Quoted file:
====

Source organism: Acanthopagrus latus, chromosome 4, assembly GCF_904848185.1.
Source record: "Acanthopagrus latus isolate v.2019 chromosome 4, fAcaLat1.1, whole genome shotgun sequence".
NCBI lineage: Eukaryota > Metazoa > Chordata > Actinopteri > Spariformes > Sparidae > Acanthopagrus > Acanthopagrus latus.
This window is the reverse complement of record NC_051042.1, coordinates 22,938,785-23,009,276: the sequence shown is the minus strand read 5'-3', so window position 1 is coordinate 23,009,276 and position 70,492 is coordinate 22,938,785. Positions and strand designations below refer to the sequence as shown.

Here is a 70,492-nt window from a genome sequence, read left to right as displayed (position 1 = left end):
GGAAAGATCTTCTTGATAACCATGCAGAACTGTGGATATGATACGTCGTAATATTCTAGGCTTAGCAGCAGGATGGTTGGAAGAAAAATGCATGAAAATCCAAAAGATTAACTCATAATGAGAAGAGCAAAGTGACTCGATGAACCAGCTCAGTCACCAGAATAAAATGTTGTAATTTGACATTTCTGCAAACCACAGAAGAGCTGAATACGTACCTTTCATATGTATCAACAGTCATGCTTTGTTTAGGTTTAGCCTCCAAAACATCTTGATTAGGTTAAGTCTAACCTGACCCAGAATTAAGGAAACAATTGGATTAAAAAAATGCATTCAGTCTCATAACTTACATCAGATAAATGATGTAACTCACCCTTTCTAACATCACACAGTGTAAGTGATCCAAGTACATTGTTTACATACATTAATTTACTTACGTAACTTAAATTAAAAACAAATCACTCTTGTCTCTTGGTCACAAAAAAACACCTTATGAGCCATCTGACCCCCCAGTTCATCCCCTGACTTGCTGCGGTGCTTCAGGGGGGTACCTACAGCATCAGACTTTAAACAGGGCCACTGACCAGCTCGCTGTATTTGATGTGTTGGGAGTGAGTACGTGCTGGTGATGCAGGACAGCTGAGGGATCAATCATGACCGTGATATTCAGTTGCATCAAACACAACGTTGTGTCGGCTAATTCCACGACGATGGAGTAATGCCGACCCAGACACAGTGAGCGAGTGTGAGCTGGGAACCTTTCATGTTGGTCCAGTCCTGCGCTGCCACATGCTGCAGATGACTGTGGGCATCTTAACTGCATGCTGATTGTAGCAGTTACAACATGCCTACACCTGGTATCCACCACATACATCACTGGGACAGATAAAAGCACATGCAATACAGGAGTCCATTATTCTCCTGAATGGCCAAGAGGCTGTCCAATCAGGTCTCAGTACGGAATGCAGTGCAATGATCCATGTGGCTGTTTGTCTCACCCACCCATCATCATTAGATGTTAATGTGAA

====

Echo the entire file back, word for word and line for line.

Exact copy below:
Source organism: Acanthopagrus latus, chromosome 4, assembly GCF_904848185.1.
Source record: "Acanthopagrus latus isolate v.2019 chromosome 4, fAcaLat1.1, whole genome shotgun sequence".
NCBI lineage: Eukaryota > Metazoa > Chordata > Actinopteri > Spariformes > Sparidae > Acanthopagrus > Acanthopagrus latus.
This window is the reverse complement of record NC_051042.1, coordinates 22,938,785-23,009,276: the sequence shown is the minus strand read 5'-3', so window position 1 is coordinate 23,009,276 and position 70,492 is coordinate 22,938,785. Positions and strand designations below refer to the sequence as shown.

Here is a 70,492-nt window from a genome sequence, read left to right as displayed (position 1 = left end):
GGAAAGATCTTCTTGATAACCATGCAGAACTGTGGATATGATACGTCGTAATATTCTAGGCTTAGCAGCAGGATGGTTGGAAGAAAAATGCATGAAAATCCAAAAGATTAACTCATAATGAGAAGAGCAAAGTGACTCGATGAACCAGCTCAGTCACCAGAATAAAATGTTGTAATTTGACATTTCTGCAAACCACAGAAGAGCTGAATACGTACCTTTCATATGTATCAACAGTCATGCTTTGTTTAGGTTTAGCCTCCAAAACATCTTGATTAGGTTAAGTCTAACCTGACCCAGAATTAAGGAAACAATTGGATTAAAAAAATGCATTCAGTCTCATAACTTACATCAGATAAATGATGTAACTCACCCTTTCTAACATCACACAGTGTAAGTGATCCAAGTACATTGTTTACATACATTAATTTACTTACGTAACTTAAATTAAAAACAAATCACTCTTGTCTCTTGGTCACAAAAAAACACCTTATGAGCCATCTGACCCCCCAGTTCATCCCCTGACTTGCTGCGGTGCTTCAGGGGGGTACCTACAGCATCAGACTTTAAACAGGGCCACTGACCAGCTCGCTGTATTTGATGTGTTGGGAGTGAGTACGTGCTGGTGATGCAGGACAGCTGAGGGATCAATCATGACCGTGATATTCAGTTGCATCAAACACAACGTTGTGTCGGCTAATTCCACGACGATGGAGTAATGCCGACCCAGACACAGTGAGCGAGTGTGAGCTGGGAACCTTTCATGTTGGTCCAGTCCTGCGCTGCCACATGCTGCAGATGACTGTGGGCATCTTAACTGCATGCTGATTGTAGCAGTTACAACATGCCTACACCTGGTATCCACCACATACATCACTGGGACAGATAAAAGCACATGCAATACAGGAGTCCATTATTCTCCTGAATGGCCAAGAGGCTGTCCAATCAGGTCTCAGTACGGAATGCAGTGCAATGATCCATGTGGCTGTTTGTCTCACCCACCCATCATCATTAGATGTTAATGTGAA